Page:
Wednesday, February 6, 2008
The following information is from an e-mail that was recently sent to the ASP listserv. Please excuse any spacing problems. Typepad is not a happy camper this morning!
Regent is seeking to hire in a tenure-track faculty position an Associate Director of Academic Success.
The person would also have faculty rank as either an Assistant or Associate Professor, depending on experience, publication record, and other factors in his or her background. The person would assist me in running the program by meeting with students in one-on- one advising sessions and by helping direct our Summer Academic Success Program and our Study Skills Workshops. (Please see our website at http://www.regent.edu/acad/schlaw/academicsuccess/home.cfm
for general information about our program.) In addition to assisting me in our Academic Success Program, this person would teach one doctrinal course per semester. The specific course taught would depend on the person's interests and experience and on our curricular needs.
I am excited about this new position and believe it will provide a great opportunity for someone with a strong desire to work in the academic support field to obtain tenure-track (and hopefully ultimately tenured) status. The position will also enable someone to combine his or her love of academic support with his or her desire to teach a doctrinal course each semester. The position will begin in the 2008-09 academic year, and the compensation level will reflect the tenure-track rank of the position.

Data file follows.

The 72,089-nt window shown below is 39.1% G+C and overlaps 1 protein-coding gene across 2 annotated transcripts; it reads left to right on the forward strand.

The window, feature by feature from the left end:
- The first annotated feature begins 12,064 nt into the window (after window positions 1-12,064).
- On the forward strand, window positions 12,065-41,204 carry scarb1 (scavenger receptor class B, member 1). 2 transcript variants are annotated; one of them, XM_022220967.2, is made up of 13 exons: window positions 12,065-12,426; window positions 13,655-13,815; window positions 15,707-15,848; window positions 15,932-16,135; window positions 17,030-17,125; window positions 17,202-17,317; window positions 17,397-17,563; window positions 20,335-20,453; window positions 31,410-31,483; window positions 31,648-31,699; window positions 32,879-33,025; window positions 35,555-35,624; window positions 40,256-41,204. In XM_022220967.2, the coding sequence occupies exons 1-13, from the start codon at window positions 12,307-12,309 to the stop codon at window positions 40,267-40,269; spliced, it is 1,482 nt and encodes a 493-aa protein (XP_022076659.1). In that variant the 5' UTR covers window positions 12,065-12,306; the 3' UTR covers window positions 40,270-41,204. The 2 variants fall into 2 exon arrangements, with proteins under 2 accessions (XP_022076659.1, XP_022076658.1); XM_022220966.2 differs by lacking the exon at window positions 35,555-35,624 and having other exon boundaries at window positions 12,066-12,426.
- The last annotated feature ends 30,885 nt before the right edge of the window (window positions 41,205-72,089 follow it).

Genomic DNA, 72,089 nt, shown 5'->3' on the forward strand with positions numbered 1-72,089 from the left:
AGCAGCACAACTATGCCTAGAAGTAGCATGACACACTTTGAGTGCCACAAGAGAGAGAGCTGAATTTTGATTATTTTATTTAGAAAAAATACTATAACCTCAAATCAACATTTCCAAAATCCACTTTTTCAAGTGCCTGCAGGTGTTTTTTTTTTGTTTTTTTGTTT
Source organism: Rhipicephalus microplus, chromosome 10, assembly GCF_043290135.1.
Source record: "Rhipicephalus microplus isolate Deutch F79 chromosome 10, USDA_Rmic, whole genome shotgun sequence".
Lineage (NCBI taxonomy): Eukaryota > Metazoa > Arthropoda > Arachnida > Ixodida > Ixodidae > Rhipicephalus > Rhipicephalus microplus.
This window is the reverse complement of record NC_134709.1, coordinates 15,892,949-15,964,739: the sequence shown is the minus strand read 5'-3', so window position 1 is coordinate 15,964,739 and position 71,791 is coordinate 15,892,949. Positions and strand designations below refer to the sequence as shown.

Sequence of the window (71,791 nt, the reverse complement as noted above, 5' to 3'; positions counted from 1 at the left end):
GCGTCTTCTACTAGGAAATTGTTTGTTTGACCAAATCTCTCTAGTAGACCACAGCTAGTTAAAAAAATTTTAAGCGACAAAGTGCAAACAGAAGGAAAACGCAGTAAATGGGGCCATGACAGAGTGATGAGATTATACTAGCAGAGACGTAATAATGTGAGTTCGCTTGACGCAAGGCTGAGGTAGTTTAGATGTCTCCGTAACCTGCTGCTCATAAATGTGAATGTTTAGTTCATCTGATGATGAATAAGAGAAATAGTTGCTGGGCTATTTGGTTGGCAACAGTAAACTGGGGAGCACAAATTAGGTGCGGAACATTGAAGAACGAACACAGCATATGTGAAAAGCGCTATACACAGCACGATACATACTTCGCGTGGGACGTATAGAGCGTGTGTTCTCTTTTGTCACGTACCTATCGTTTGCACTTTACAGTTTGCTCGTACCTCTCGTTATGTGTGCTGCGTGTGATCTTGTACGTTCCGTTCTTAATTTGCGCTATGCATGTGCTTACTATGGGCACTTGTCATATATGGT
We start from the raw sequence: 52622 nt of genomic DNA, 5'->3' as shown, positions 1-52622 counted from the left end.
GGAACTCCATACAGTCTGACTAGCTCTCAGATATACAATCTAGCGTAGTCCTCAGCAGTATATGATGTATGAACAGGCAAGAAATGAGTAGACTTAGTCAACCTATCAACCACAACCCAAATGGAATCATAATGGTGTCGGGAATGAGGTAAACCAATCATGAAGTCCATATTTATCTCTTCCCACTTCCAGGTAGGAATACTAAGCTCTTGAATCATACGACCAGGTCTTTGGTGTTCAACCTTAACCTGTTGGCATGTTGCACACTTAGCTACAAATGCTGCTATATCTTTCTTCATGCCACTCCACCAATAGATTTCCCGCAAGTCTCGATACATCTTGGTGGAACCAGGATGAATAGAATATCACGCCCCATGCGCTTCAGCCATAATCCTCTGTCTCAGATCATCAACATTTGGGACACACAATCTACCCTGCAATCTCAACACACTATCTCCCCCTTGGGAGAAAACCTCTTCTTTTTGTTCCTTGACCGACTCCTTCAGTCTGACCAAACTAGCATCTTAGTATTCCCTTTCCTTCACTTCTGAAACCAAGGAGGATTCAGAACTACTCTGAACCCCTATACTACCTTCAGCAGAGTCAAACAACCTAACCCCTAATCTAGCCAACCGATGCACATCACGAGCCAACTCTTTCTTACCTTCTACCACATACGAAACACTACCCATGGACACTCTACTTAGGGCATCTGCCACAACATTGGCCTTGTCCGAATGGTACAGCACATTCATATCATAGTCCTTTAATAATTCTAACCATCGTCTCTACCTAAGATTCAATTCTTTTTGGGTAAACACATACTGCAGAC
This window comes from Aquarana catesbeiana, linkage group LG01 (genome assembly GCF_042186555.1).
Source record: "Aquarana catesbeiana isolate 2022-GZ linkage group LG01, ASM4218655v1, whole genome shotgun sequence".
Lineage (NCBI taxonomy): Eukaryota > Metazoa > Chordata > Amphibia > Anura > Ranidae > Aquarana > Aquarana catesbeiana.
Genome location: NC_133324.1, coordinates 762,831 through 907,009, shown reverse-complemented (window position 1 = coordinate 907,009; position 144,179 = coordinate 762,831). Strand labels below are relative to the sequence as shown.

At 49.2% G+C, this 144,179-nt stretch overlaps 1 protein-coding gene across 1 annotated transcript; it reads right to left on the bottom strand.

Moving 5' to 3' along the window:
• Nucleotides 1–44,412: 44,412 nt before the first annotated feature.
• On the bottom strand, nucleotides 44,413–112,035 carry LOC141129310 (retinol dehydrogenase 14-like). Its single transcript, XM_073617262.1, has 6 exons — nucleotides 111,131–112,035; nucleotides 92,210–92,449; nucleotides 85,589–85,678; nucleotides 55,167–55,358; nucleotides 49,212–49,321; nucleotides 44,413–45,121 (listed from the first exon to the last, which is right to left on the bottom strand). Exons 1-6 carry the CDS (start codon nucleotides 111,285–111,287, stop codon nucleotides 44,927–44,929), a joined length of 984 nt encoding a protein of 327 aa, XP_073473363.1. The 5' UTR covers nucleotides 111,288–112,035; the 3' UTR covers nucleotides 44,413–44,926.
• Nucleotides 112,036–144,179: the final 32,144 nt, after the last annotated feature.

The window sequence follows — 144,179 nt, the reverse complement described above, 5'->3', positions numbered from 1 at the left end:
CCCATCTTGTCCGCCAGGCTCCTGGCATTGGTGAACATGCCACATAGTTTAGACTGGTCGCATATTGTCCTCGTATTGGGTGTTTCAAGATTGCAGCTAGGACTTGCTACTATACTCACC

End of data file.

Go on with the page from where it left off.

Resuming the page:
Candidates should have excellent academic records and interpersonal skills and should have demonstrated potential for outstanding teaching and scholarly achievement. Candidates with a background in the ASP field are particularly encouraged, as I believe that candidates for this position should have the desire to become an educational specialist at the law school.
If you any have questions, please contact me at email@example.com
at Regent University School of Law, 1000 Regent University Drive, Virginia Beach, Virginia 23464, 757.226.4640.
Tuesday, February 5, 2008
What do you do when…?
This is a challenge I face every time a student comes to me
with questions about grammar. I am awful
at grammar. I can still see the bright
red “30%” written on the top of my grammar tests in the eighth grade (if that
wasn’t reason enough to retire the red grading pens!) Somehow, I managed to pass eighth grade
English Composition, and I have lived in terror of grammar ever since. Logically, I know I must know something. I
couldn’t have fooled everyone on the way to my BA (in English!), MA, and
JD. But that doesn’t help the nagging
fear that I am a fraud, just one question about dangling participles away from
Everyone has that one thing that still scares them, that area of law they never understood, that critical skill they never grasped. Yet we all managed to graduate and become successful ASP professionals despite our failures and misapprehensions. But an Achilles heel also has the ability to turn a seasoned professional into a defensive amateur. If you are not secure about your skills, it’s easy to allow an angry student to make you feel as if you are not qualified to help them.
I have turned my Achilles heel into a teaching exercise. I own up to my weakness; my office is filled with books on grammar, style, and legal writing. I have the hardcover, illustrated edition of Strunk and White on my desk. I help the student research the answer to their grammar problem.
I may not have the answer to their grammar problem, but I feel I am teaching them a far greater lesson in admitting when to seek help.
*After I wrote this entry, I noticed an article in the New York Times on feeling like a fraud...very interesting stuff! "Feeling Like Fraud? Sometimes, Maybe You Should" by Benedict Carey, Feb. 5, 2007